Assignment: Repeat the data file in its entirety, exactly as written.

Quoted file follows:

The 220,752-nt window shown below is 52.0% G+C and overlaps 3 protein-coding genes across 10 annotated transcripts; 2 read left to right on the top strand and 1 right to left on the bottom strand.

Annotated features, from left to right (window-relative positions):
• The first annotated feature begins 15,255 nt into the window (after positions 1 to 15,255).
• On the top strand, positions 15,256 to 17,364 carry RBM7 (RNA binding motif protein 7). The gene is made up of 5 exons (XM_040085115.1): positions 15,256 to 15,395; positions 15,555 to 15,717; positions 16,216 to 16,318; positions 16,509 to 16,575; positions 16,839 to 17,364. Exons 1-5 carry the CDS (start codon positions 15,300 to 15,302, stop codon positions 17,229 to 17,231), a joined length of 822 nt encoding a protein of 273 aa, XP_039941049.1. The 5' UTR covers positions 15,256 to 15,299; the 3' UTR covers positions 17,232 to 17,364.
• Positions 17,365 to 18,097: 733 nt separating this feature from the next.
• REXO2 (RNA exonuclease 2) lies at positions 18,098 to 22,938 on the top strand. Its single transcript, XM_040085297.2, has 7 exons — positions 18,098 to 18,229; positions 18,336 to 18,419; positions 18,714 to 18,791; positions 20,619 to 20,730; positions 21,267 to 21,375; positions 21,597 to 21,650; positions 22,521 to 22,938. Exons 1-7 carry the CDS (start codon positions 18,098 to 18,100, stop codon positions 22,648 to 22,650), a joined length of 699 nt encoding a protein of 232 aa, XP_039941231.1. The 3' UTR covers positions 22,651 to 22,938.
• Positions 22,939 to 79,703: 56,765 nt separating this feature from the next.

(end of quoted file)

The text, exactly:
The 220,752-nt window shown below is 52.0% G+C and overlaps 3 protein-coding genes across 10 annotated transcripts; 2 read left to right on the top strand and 1 right to left on the bottom strand.

Annotated features, from left to right (window-relative positions):
• The first annotated feature begins 15,255 nt into the window (after positions 1 to 15,255).
• On the top strand, positions 15,256 to 17,364 carry RBM7 (RNA binding motif protein 7). The gene is made up of 5 exons (XM_040085115.1): positions 15,256 to 15,395; positions 15,555 to 15,717; positions 16,216 to 16,318; positions 16,509 to 16,575; positions 16,839 to 17,364. Exons 1-5 carry the CDS (start codon positions 15,300 to 15,302, stop codon positions 17,229 to 17,231), a joined length of 822 nt encoding a protein of 273 aa, XP_039941049.1. The 5' UTR covers positions 15,256 to 15,299; the 3' UTR covers positions 17,232 to 17,364.
• Positions 17,365 to 18,097: 733 nt separating this feature from the next.
• REXO2 (RNA exonuclease 2) lies at positions 18,098 to 22,938 on the top strand. Its single transcript, XM_040085297.2, has 7 exons — positions 18,098 to 18,229; positions 18,336 to 18,419; positions 18,714 to 18,791; positions 20,619 to 20,730; positions 21,267 to 21,375; positions 21,597 to 21,650; positions 22,521 to 22,938. Exons 1-7 carry the CDS (start codon positions 18,098 to 18,100, stop codon positions 22,648 to 22,650), a joined length of 699 nt encoding a protein of 232 aa, XP_039941231.1. The 3' UTR covers positions 22,651 to 22,938.
• Positions 22,939 to 79,703: 56,765 nt separating this feature from the next.